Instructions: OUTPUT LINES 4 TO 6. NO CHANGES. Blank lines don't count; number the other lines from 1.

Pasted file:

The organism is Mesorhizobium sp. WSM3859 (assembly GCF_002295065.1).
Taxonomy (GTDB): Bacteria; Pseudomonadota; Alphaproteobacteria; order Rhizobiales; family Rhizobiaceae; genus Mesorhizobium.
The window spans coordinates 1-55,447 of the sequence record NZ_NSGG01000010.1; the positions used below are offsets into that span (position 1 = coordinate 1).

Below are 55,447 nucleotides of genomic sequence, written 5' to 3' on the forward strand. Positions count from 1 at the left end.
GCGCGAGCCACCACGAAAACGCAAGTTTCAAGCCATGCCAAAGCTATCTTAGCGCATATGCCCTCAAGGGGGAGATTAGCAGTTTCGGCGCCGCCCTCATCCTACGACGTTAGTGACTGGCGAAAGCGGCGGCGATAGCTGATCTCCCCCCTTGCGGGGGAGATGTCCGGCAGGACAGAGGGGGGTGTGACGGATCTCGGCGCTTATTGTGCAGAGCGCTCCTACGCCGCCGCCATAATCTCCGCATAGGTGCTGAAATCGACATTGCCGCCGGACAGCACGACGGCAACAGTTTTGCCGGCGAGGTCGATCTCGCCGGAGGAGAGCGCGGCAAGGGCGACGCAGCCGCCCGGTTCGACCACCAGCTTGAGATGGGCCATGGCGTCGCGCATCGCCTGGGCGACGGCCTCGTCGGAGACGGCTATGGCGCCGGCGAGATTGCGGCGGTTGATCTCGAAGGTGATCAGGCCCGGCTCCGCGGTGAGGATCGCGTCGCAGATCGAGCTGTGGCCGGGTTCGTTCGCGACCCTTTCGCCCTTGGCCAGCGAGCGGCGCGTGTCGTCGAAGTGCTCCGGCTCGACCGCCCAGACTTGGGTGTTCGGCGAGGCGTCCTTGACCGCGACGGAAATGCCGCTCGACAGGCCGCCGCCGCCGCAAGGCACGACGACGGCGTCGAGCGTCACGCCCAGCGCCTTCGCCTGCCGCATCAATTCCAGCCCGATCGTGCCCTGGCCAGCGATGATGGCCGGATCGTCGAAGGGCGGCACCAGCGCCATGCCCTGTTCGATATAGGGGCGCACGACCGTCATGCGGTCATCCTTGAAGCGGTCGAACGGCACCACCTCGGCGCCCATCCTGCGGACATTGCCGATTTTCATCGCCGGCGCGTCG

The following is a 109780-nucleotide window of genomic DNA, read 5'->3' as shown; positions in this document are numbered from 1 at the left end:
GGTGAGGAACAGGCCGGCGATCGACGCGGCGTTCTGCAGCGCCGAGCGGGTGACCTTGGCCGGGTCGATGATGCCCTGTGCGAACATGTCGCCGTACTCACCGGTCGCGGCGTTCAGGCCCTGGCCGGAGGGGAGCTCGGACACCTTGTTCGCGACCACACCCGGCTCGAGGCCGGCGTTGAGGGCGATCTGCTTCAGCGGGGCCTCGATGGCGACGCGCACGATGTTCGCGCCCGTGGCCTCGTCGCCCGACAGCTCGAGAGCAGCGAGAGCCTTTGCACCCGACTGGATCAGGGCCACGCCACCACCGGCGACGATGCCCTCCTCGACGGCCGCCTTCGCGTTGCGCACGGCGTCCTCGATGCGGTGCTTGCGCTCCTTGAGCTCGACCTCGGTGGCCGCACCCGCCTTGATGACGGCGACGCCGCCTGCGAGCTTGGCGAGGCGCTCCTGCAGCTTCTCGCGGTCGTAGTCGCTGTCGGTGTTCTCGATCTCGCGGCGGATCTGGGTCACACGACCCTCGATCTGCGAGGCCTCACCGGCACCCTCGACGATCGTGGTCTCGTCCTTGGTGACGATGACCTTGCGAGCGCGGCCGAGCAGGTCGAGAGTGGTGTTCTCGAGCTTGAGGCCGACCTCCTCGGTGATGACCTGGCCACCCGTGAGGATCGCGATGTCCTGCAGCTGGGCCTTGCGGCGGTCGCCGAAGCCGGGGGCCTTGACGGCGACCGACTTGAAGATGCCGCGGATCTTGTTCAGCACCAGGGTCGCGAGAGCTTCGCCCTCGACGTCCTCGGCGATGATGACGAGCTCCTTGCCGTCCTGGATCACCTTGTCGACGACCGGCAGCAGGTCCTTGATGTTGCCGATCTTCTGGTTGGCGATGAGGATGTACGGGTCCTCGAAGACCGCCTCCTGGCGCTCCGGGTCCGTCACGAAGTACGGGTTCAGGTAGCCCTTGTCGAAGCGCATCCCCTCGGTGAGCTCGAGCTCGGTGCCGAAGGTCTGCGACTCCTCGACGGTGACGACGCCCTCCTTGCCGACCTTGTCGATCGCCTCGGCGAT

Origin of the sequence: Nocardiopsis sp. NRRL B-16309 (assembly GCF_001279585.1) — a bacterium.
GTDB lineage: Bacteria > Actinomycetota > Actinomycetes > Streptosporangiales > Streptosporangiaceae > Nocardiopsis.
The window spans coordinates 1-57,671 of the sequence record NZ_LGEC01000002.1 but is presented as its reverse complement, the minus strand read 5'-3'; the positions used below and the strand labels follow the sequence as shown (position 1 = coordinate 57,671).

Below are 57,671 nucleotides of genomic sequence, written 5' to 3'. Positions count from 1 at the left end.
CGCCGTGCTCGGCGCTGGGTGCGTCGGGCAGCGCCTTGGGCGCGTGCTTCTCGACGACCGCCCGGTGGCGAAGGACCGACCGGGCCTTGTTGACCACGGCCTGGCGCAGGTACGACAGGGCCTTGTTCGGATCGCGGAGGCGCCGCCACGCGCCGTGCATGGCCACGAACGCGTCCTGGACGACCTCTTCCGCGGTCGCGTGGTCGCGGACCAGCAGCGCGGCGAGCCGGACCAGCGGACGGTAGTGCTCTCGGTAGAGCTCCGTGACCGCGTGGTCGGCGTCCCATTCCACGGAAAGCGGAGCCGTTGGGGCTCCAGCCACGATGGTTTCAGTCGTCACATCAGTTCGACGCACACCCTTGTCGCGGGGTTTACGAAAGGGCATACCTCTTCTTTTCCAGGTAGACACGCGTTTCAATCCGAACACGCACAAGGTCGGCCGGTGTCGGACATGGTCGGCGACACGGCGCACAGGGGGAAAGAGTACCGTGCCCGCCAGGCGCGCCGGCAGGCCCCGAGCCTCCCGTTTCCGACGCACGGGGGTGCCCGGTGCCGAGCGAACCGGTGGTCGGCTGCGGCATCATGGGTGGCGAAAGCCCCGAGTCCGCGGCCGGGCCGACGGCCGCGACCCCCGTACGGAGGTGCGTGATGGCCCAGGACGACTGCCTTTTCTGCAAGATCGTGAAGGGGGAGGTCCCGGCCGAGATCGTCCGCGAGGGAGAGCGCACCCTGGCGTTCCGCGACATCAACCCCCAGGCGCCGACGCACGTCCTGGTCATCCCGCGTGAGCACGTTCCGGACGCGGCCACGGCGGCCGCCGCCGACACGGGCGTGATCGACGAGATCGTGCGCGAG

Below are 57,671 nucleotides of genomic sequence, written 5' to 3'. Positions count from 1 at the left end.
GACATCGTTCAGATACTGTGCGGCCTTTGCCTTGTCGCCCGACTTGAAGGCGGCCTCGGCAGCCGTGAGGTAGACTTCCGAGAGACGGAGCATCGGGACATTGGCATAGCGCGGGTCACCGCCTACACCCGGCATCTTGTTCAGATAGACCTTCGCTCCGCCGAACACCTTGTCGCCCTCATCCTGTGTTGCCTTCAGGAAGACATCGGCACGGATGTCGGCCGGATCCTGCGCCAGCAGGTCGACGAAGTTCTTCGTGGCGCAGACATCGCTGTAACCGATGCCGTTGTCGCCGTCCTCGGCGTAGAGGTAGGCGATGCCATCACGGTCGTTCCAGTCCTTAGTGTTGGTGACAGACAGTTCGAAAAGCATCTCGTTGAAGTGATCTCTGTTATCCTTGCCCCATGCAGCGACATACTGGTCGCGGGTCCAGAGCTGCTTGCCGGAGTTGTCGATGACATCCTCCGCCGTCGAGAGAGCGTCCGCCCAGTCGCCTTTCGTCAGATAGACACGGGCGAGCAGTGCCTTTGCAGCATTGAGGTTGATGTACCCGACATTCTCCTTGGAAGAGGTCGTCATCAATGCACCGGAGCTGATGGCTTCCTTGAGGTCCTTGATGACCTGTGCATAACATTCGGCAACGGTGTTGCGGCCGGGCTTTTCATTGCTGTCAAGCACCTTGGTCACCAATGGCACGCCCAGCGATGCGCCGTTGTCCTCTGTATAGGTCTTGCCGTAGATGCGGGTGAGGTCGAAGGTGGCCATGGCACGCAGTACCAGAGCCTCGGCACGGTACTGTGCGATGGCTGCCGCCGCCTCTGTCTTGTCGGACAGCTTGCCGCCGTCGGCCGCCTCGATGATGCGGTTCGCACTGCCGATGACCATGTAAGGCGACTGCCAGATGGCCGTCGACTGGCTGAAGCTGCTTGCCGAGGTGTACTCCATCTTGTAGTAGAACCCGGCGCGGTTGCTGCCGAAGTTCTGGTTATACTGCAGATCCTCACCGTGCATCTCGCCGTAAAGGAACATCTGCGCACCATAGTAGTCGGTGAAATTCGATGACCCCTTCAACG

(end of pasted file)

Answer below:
Below are 55,447 nucleotides of genomic sequence, written 5' to 3' on the forward strand. Positions count from 1 at the left end.
GCGCGAGCCACCACGAAAACGCAAGTTTCAAGCCATGCCAAAGCTATCTTAGCGCATATGCCCTCAAGGGGGAGATTAGCAGTTTCGGCGCCGCCCTCATCCTACGACGTTAGTGACTGGCGAAAGCGGCGGCGATAGCTGATCTCCCCCCTTGCGGGGGAGATGTCCGGCAGGACAGAGGGGGGTGTGACGGATCTCGGCGCTTATTGTGCAGAGCGCTCCTACGCCGCCGCCATAATCTCCGCATAGGTGCTGAAATCGACATTGCCGCCGGACAGCACGACGGCAACAGTTTTGCCGGCGAGGTCGATCTCGCCGGAGGAGAGCGCGGCAAGGGCGACGCAGCCGCCCGGTTCGACCACCAGCTTGAGATGGGCCATGGCGTCGCGCATCGCCTGGGCGACGGCCTCGTCGGAGACGGCTATGGCGCCGGCGAGATTGCGGCGGTTGATCTCGAAGGTGATCAGGCCCGGCTCCGCGGTGAGGATCGCGTCGCAGATCGAGCTGTGGCCGGGTTCGTTCGCGACCCTTTCGCCCTTGGCCAGCGAGCGGCGCGTGTCGTCGAAGTGCTCCGGCTCGACCGCCCAGACTTGGGTGTTCGGCGAGGCGTCCTTGACCGCGACGGAAATGCCGCTCGACAGGCCGCCGCCGCCGCAAGGCACGACGACGGCGTCGAGCGTCACGCCCAGCGCCTTCGCCTGCCGCATCAATTCCAGCCCGATCGTGCCCTGGCCAGCGATGATGGCCGGATCGTCGAAGGGCGGCACCAGCGCCATGCCCTGTTCGATATAGGGGCGCACGACCGTCATGCGGTCATCCTTGAAGCGGTCGAACGGCACCACCTCGGCGCCCATCCTGCGGACATTGCCGATTTTCATCGCCGGCGCGTCG

The following is a 109780-nucleotide window of genomic DNA, read 5'->3' as shown; positions in this document are numbered from 1 at the left end: